Here’s another edition of “Dear Sophie,” the advice column that answers immigration-related questions about working at technology companies.
“Your questions are vital to the spread of knowledge that allows people all over the world to rise above borders and pursue their dreams,” says Sophie Alcorn, a Silicon Valley immigration attorney. “Whether you’re in people ops, a founder or seeking a job in Silicon Valley, I would love to answer your questions in my next column.”
I’m a female entrepreneur who created my first startup a few months ago.
Once my startup gets off the ground — and as COVID-19 gets under control — I’d like to visit the United States to test the market and meet with investors. Which visas would allow me to do that?
—Noteworthy in Nairobi
Congratulations on founding your startup! There are many ways to engage with the U.S. startup ecosystem, and you can start now, even before you physically come to the United States.
I recommend doing some research into the programs and resources offered to entrepreneurs like you through the U.S. Embassy and Consulates near you in your home country. I recently interviewed Lilly Wahl-Tuco, a foreign service officer who has worked for the U.S. Department of State for 15 years, on my podcast.
Wahl-Tuco discussed some of the State Department resources — including programs, competitions and grants — made available by U.S. embassies and consulates for entrepreneurs living in the area.
Serving as the first Environment, Science, Technology and Health (ESTH) officer at the U.S. Embassy in Bosnia and Herzegovina in 2015, Wahl-Tuco was tasked with energizing the entrepreneurs of Bosnia. After she traveled around the country, visiting every incubator and meeting several entrepreneurs, Wahl-Tuco said she was surprised that most of the people she talked with didn’t know about the resources that the U.S. government offers through its embassies.
She recommends that entrepreneurs reach out, network and do online research to figure out what’s offered in their country or even if other foreign embassies offer resources and programs aimed at entrepreneurs.
Wahl-Tuco also suggested that entrepreneurs reach out to their local U.S. Embassy. For example, you can contact the U.S. Embassy in Kenya to find out if you can discuss your startup and business plan with an ESTH officer (if there is one) or someone else there. Connecting with embassy staff can open up many opportunities.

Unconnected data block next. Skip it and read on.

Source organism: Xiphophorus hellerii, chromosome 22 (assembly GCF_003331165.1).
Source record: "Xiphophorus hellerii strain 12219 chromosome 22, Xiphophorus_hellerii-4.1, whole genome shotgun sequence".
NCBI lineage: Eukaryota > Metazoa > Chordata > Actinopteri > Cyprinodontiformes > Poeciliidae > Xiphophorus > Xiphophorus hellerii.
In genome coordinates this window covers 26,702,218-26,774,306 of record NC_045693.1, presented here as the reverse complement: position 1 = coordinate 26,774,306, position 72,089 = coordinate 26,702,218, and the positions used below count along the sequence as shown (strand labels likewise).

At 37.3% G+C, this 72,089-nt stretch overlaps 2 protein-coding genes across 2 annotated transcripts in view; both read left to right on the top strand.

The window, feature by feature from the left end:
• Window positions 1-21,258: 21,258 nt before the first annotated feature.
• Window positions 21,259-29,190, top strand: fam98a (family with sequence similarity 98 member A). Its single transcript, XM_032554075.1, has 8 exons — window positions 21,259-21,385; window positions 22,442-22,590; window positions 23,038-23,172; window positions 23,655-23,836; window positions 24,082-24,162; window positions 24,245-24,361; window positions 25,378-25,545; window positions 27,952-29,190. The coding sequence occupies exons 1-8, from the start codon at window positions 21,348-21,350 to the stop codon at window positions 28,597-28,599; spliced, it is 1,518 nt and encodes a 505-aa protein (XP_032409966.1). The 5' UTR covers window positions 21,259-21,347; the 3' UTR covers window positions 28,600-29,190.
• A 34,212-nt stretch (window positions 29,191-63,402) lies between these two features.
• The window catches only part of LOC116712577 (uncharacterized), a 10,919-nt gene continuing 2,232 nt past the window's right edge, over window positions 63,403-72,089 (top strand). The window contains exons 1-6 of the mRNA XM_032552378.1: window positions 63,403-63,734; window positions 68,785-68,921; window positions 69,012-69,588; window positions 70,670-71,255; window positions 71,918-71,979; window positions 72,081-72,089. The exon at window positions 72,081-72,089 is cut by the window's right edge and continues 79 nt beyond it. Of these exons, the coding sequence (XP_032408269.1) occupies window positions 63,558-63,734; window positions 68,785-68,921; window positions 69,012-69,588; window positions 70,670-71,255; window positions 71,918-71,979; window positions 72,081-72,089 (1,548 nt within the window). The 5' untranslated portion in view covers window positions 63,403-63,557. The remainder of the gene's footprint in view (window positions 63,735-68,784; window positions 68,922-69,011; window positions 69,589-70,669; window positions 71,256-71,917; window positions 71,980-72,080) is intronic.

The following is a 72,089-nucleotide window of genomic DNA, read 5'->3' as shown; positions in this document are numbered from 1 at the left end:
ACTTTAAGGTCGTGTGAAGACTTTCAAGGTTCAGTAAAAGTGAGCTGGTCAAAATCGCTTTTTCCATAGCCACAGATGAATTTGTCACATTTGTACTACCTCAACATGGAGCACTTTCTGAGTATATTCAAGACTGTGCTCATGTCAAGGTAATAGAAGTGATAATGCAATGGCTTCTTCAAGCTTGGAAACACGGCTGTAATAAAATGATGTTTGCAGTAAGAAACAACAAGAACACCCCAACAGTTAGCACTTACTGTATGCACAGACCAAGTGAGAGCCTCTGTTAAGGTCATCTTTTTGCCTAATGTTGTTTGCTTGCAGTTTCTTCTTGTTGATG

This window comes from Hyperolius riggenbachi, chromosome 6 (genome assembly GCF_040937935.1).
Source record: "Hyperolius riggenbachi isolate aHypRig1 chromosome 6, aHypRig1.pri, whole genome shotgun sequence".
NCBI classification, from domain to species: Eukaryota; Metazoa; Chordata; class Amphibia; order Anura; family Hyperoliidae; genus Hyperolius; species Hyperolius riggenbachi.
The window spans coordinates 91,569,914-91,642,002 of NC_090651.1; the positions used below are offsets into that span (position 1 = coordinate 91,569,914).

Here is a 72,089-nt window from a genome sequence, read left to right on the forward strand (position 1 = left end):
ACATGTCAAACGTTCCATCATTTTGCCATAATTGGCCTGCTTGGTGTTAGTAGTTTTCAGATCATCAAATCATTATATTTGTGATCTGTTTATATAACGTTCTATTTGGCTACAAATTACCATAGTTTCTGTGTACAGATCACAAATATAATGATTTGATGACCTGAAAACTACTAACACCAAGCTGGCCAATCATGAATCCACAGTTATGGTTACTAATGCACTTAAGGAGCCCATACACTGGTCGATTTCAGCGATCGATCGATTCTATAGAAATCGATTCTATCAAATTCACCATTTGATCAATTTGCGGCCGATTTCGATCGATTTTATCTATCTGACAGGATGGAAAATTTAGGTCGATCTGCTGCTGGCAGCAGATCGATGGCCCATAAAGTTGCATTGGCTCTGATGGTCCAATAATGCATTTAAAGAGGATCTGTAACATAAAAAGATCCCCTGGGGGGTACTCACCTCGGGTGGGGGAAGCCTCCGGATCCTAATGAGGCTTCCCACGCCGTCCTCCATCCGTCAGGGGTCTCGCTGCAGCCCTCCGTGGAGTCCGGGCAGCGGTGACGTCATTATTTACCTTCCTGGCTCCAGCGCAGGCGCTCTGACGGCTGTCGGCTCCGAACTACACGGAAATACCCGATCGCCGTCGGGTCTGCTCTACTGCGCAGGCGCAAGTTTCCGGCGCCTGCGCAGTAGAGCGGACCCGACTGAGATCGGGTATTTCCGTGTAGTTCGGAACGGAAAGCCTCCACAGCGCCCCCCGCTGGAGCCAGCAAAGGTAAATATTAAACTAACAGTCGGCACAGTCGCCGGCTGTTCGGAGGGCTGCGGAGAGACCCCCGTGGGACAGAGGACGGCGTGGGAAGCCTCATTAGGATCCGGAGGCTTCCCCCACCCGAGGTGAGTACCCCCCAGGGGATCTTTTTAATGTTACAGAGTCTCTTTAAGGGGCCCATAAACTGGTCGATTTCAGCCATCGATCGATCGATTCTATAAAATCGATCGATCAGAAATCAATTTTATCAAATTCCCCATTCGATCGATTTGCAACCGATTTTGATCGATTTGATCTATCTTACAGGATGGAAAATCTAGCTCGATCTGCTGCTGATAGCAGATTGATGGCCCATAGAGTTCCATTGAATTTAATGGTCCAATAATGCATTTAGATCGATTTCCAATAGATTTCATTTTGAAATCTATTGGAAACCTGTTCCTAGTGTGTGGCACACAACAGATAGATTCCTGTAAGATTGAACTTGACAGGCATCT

For instance, the African Women’s Entrepreneurship Program, or AWEP, which is operated by the State Department’s International Visitor Leadership Program (IVLP), brings about 30 African women entrepreneurs to the U.S. for three weeks to attend professional development meetings and network with U.S. policymakers, companies, industry associations, nonprofits and more.
AWEP participants are nominated and selected by the staff at U.S. Embassies across Africa based on their accomplishments and potential to advance the relationship between their country and the U.S. In addition, the U.S. Embassy in Kenya offers a Public Diplomacy Small Grants Program aimed at strengthening cultural, academic and professional ties between Kenya and the U.S.
Consider becoming a member of the American Center Nairobi, which is free to join and can help you make connections with embassy staff — the center is located inside the embassy. The American Center has a library that is open to the general public to access information on a variety of subjects including the United States, business and entrepreneurship; borrow books; and conduct online research. By becoming a member of the American Center, you will also be alerted to programs and guest speakers at the center.